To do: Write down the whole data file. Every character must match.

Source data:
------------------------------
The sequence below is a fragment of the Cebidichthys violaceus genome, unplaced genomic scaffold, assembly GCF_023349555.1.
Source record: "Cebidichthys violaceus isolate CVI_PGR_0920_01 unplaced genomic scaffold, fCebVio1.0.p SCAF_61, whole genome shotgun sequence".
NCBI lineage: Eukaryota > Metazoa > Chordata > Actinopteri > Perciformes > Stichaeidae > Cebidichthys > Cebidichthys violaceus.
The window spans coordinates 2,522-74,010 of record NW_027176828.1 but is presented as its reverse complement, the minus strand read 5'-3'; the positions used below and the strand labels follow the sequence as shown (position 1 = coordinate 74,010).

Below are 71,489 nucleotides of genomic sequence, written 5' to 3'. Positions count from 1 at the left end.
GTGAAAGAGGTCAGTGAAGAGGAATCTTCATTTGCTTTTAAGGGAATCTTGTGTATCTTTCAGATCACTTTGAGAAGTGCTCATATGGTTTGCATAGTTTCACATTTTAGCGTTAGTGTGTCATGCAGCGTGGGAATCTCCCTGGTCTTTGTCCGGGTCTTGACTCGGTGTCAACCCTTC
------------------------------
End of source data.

The sequence below is a fragment of the Cebidichthys violaceus genome, unplaced genomic scaffold, assembly GCF_023349555.1.
Source record: "Cebidichthys violaceus isolate CVI_PGR_0920_01 unplaced genomic scaffold, fCebVio1.0.p SCAF_61, whole genome shotgun sequence".
NCBI lineage: Eukaryota > Metazoa > Chordata > Actinopteri > Perciformes > Stichaeidae > Cebidichthys > Cebidichthys violaceus.
The window spans coordinates 2,522-74,010 of record NW_027176828.1 but is presented as its reverse complement, the minus strand read 5'-3'; the positions used below and the strand labels follow the sequence as shown (position 1 = coordinate 74,010).

Below are 71,489 nucleotides of genomic sequence, written 5' to 3'. Positions count from 1 at the left end.
GTGAAAGAGGTCAGTGAAGAGGAATCTTCATTTGCTTTTAAGGGAATCTTGTGTATCTTTCAGATCACTTTGAGAAGTGCTCATATGGTTTGCATAGTTTCACATTTTAGCGTTAGTGTGTCATGCAGCGTGGGAATCTCCCTGGTCTTTGTCCGGGTCTTGACTCGGTGTCAACCCTTC